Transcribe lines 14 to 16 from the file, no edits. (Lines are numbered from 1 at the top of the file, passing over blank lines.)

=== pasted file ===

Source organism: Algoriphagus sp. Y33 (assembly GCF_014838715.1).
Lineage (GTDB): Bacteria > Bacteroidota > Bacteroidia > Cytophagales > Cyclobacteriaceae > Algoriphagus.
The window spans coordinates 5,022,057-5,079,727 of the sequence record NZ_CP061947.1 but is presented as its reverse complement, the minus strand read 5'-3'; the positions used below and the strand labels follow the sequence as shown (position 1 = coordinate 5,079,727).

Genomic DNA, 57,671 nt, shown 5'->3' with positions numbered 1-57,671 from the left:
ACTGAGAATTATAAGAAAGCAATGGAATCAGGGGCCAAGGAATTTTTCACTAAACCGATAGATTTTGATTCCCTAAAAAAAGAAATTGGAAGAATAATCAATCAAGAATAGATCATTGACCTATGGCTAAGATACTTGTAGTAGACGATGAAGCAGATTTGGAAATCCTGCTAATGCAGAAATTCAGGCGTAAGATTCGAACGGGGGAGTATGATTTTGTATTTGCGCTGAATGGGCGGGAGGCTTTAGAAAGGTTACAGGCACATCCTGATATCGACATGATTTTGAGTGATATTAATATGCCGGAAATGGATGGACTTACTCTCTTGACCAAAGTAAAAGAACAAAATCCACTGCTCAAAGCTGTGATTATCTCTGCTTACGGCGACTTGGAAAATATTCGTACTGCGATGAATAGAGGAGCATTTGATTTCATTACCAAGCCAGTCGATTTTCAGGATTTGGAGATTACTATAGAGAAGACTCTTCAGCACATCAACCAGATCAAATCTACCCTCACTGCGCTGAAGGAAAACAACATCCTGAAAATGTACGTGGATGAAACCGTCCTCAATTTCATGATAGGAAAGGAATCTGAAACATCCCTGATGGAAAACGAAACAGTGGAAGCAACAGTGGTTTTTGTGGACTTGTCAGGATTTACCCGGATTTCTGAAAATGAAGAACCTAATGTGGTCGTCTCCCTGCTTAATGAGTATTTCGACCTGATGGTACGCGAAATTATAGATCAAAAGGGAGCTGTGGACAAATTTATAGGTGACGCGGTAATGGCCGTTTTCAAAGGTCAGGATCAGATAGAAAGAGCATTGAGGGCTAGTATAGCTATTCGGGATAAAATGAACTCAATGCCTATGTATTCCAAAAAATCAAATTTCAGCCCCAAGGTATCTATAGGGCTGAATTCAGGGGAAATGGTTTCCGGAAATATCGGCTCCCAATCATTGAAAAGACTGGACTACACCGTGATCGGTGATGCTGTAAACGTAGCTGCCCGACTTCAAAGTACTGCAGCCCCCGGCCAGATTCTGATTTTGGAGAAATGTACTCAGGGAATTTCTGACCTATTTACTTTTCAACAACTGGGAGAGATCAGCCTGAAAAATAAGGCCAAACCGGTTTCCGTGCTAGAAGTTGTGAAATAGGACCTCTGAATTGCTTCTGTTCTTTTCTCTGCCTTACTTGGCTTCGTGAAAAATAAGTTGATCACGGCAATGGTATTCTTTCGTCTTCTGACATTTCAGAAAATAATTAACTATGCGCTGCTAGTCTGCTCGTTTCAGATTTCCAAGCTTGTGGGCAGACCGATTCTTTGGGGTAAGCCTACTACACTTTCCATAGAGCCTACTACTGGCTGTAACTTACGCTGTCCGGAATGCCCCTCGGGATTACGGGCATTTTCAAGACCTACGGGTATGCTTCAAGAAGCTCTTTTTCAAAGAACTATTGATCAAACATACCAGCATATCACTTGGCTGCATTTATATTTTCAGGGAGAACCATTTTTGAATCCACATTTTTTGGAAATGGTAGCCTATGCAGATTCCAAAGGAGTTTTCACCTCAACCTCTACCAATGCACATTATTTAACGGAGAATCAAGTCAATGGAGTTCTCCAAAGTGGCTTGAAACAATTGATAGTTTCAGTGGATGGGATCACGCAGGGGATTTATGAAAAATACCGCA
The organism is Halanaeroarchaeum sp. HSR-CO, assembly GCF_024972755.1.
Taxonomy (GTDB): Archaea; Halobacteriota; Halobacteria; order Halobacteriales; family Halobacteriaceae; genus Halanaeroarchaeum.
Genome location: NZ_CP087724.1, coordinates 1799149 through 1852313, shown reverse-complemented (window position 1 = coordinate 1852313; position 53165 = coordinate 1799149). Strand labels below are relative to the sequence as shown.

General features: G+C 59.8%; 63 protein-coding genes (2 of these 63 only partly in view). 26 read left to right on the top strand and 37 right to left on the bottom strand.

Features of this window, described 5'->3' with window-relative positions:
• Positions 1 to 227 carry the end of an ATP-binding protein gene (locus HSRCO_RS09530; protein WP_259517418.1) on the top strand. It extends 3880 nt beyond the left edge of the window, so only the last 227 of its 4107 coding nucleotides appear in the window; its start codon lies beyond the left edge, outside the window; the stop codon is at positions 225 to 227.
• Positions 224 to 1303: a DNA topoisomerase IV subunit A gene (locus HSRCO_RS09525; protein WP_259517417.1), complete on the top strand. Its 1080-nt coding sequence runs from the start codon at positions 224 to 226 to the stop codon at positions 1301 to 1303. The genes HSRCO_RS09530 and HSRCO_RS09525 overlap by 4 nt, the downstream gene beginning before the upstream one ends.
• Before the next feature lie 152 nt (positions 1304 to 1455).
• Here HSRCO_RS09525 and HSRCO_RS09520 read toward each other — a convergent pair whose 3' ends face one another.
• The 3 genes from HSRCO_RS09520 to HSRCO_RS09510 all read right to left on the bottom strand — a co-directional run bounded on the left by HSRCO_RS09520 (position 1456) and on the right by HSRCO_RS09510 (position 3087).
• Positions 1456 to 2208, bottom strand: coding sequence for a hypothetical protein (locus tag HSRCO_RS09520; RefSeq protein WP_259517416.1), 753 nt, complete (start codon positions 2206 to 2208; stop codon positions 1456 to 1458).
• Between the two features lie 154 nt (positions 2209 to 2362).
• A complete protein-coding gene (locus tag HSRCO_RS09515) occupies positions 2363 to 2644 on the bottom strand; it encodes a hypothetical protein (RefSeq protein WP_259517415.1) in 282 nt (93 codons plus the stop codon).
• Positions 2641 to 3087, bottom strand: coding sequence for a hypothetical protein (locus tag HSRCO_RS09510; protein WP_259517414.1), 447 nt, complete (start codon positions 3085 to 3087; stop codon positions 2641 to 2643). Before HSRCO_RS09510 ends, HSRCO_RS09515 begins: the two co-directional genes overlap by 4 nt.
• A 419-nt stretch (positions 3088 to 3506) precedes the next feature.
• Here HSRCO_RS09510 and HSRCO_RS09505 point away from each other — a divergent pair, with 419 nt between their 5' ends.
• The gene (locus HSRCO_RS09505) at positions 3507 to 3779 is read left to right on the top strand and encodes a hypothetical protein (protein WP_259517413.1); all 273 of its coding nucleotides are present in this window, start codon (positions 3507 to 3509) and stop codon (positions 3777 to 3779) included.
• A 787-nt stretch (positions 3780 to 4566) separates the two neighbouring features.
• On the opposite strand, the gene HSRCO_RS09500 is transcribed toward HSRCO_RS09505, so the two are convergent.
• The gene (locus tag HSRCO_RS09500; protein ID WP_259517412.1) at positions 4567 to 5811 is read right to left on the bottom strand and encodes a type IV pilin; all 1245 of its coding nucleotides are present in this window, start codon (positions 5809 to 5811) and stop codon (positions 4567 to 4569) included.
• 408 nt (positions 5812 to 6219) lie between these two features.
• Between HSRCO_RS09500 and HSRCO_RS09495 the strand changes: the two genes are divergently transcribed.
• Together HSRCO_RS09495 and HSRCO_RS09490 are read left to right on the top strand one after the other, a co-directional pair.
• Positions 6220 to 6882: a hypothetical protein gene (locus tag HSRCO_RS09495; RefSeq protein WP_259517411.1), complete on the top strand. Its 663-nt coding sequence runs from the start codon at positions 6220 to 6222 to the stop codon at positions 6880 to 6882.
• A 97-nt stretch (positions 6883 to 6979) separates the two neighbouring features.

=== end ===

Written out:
• Here HSRCO_RS09525 and HSRCO_RS09520 read toward each other — a convergent pair whose 3' ends face one another.
• The 3 genes from HSRCO_RS09520 to HSRCO_RS09510 all read right to left on the bottom strand — a co-directional run bounded on the left by HSRCO_RS09520 (position 1456) and on the right by HSRCO_RS09510 (position 3087).
• Positions 1456 to 2208, bottom strand: coding sequence for a hypothetical protein (locus tag HSRCO_RS09520; RefSeq protein WP_259517416.1), 753 nt, complete (start codon positions 2206 to 2208; stop codon positions 1456 to 1458).